The Bright Side
The following excerpt is from two years ago (December 20, 2017), but like the past, the issue and the principle of the issue are as relevant today as when it was written:
“The successful opposition of residents and locals to the proposed land designation change for the Hillmoor property wasn’t a single-minded effort nor were the reasons for which the individual alderpersons voted against changing the city’s Comprehensive Plan the same; however, despite the variety of reasons, it did enable the requested change to be defeated.” In the complexity of reasons, there was one common element on which all the opposition agreed. Leaving the comprehensive plan as it stood was better than approving the proposed change, which would legally open the door to possible unknown development. It is important for those who stood in opposition to knowing that no matter what an owner may say or promise about how he, she or it will develop the Hillmoor property prior to a comprehensive plan change, such an assurance becomes irrelevant once the comprehensive plan is changed. This is because any development that is compatible with the new zoning classification and with the city’s ordinances also has to be approved by the city’s plan commission and the city council, or they and the city will be subject to being sued for unfair discrimination, which would be costly for the city to defend and which the city would most likely lose. In other words, any change to the comprehensive plan prevents the city from being able to say no to any developer’s idea of what to then submit as a development plan, or face the likely lawsuit, and the developer winning such a lawsuit, as was so evidently apparent when Hummel won its suit against the city.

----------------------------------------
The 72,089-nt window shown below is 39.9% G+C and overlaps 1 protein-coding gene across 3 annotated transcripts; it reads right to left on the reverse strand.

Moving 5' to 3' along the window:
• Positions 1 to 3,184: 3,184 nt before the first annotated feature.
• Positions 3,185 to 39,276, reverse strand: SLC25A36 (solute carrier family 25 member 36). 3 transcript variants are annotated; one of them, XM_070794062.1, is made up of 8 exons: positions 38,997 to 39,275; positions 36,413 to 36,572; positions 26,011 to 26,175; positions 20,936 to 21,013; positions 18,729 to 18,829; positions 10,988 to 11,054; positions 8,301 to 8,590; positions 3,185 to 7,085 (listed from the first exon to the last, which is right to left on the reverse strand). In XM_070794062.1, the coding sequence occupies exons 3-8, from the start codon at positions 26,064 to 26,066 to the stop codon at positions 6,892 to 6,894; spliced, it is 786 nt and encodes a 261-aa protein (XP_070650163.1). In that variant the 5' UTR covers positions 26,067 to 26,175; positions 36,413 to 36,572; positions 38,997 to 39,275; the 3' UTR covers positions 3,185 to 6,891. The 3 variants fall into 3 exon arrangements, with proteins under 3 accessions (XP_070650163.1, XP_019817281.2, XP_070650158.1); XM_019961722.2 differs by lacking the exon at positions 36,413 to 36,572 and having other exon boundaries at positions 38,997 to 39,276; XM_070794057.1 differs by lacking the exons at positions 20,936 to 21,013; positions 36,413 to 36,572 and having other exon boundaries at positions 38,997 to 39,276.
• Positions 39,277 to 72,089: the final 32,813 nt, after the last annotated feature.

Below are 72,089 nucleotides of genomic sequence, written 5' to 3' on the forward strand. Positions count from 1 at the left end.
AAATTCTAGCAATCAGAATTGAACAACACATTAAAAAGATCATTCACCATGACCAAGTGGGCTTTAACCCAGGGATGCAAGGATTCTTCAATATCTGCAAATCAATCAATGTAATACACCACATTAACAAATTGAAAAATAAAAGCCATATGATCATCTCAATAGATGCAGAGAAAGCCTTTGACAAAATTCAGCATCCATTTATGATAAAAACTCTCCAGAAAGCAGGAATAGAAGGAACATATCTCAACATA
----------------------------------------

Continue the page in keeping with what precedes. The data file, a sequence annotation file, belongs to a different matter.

The expression “Keep it Simple Stupid” is known as the “Kiss” principle. It means that it is usually best to keep things simple, and easy to understand. A person’s actions are motivated by a basic thought. That basic thought guides and directs one’s attention, concern and efforts. That basic thought is a person’s: ‘what I care about the foundation.’ Whatever a person cares about will draw and hold the most attention and determine most subsequent actions. Believers will work for, fight to save, and fight to protect their foundational beliefs. That effort varies with the strength of a person’s caring, and that caring can range from moderate concern to an all-consuming obsession.
The mayor’s seeming obsession with moving the Hillmoor property into a commercial/residential development is a repeat of the force applied two years ago when the same basic requested change was denied by the city council, and eight years ago when the city council (including the current mayor) turned against the city’s residents and changed the city’s comprehensive plan to settle the Hummel lawsuit. An elected government that does not represent the people, but goes against the will of the people is almost invariably wrong. Elected leaders who go against the will of the people, must have an overwhelmingly good reason for doing so and must be open to full scrutiny. The current mayor’s recent actions and speeches about Hillmoor give every appearance of repeating the non-representative actions and speeches he gave about the Hummel property when he was an alderperson. The skewed, illegal and ‘against the expressed will of the public’ action he took back then was never brought to open scrutiny, not then and not now.